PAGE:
The Haunting of Hill House
by Shirley Jackson
The Viking Press (1959)
Penguin Books edition (1999)
I love a good haunted house tale, as I grew up in a house rumored by some in the community to be haunted. Truth be told, it was just a mildly imposing house sitting atop a hill that looked like the sort that should have a ghost or two wandering about, yet did not--though a few strange and unexplained occurrences did take place in that old house. So, with The Haunting of Hill House I was ready to have my spine tingled.
Eleanor Vance is a woman in need of a place to belong. After years of caring for her ailing mother, the old gal has kicked off and left Eleanor with a modest inheritance and a condescending sister. She's also a bit of a medium too, since she has garnered the attention of one Dr. John Montague who is searching for people with potential clairvoyant, extrasensory, and psychic abilities to aid him in investigating a reputedly haunted house.
Eleanor winds up being only one of two people--a flighty woman named Theodora being the other--to answer Montague's request, coming to Hill House to stay for a week or so in order to witness and record any strange happenings about the property. Joining them are Dr. Montague himself and the disputed heir of the property, Luke Sanderson. As a quartet they stay in the house and seem to spend as much time entertaining one another through droll humor as they do in trying to find any kind of ghostly activity.
In terms of horror, this is a very understated novel. It relies primarily on establishing mood and characters than hammering away at the reader's senses with suspense and jump-scares. Oh, there are a number of scenes that are absolutely drenched in gothic charm and ghostly phenomena, but gruesomeness is not on the menu when it comes to this book.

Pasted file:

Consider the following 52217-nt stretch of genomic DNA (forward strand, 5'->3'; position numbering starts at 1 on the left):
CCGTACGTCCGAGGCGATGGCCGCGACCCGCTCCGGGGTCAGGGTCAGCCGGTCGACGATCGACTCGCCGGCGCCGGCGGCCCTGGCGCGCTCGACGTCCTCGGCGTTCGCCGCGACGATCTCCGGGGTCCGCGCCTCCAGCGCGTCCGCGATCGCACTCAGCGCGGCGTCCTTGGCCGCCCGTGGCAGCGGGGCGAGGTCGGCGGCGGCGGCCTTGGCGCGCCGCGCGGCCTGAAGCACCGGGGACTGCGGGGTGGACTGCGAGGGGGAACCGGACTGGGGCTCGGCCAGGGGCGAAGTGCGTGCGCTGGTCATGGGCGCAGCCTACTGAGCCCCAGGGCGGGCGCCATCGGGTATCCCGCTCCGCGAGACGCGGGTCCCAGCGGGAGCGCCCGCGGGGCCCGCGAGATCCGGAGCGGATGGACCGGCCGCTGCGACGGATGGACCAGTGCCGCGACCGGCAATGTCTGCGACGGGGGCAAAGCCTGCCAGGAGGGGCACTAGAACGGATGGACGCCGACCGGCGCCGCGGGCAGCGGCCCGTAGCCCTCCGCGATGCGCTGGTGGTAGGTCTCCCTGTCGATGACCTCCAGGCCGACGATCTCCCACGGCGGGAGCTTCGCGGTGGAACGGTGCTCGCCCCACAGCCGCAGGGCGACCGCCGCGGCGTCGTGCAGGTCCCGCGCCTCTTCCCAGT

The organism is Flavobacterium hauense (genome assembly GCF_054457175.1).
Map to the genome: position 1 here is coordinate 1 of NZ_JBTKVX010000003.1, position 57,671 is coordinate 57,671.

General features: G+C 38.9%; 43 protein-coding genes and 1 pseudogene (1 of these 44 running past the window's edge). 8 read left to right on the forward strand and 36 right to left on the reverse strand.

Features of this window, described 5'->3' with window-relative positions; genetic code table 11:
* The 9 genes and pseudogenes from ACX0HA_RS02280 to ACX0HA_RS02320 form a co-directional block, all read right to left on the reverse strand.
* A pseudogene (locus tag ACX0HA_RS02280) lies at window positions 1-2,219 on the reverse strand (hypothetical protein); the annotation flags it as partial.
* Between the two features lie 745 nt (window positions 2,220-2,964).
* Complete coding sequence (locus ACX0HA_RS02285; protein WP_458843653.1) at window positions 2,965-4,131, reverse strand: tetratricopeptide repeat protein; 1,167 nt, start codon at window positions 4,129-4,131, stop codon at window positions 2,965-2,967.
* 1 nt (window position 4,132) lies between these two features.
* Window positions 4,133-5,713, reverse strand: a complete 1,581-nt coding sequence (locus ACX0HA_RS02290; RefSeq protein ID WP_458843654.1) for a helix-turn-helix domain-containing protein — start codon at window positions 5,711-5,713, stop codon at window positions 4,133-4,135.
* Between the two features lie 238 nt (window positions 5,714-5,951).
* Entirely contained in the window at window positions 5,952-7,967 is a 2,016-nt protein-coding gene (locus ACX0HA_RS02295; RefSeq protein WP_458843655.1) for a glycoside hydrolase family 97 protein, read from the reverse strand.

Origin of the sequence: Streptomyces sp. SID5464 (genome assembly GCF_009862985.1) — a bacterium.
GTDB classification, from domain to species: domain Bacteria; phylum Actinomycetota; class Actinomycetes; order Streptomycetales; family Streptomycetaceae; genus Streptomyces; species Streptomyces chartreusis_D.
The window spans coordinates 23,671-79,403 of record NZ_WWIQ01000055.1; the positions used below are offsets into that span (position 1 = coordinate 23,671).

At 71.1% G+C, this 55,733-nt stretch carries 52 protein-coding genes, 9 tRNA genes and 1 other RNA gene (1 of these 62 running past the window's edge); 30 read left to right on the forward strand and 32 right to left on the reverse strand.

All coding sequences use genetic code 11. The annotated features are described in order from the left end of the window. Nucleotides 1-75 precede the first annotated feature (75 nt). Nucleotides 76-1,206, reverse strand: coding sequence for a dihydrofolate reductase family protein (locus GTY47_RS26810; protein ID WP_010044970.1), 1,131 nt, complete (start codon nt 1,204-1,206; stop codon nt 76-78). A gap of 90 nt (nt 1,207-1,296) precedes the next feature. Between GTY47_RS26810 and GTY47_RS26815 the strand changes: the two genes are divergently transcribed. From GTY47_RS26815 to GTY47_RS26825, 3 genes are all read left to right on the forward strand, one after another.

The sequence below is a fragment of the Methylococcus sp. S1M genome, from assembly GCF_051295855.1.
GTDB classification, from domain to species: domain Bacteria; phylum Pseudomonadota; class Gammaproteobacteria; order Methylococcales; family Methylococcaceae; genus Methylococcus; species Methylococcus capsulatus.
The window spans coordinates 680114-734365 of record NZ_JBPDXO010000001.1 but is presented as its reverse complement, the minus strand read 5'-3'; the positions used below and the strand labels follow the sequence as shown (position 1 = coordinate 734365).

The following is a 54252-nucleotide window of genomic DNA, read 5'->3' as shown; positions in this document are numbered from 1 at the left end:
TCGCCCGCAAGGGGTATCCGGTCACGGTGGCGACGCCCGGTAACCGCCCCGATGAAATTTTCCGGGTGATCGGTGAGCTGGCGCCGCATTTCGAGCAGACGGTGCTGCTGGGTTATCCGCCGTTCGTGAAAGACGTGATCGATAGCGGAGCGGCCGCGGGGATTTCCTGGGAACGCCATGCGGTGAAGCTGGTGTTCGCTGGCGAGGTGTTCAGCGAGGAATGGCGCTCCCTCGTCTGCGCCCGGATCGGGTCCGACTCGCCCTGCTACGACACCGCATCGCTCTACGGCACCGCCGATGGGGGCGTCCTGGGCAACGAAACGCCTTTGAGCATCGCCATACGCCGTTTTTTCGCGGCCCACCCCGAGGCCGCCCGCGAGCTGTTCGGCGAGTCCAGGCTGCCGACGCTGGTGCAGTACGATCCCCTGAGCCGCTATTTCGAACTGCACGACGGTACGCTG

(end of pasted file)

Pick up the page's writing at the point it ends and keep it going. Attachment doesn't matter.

As far as the characters are concerned, I found each more annoying than the last. The story unfolds through Eleanor's eyes basically, and I wound up seeing her as a cloying, insecure mouse of a woman constantly at odds with herself and those around her. Theodora, Luke, and even Dr. Montague create an insufferably flippant and otiose gang of supporting characters. Not to mention the even more unsavory characters that make appearances later in the book. Sympathy lies solely with Eleanor, and even then it was an effort for me to give it to her as they explored the house and experienced its unsettling apparitions.
I will not spoil how the story plays out despite the book being over a half-century old. It's worth reading just to say you've read it. Personally, I thought it was good overall, but Jackson's insistence on presenting the characters through dialogue heavily peppered with forced humor tried my patience more than once. Intentional though it may have been in establishing the characters, it didn't jibe with me. Aside from that quibble, I am inclined to agree that this is a classic worth checking out. But Richard Matheson's Hell House remains the standard bearer, in my opinion, when it comes to haunted house stories.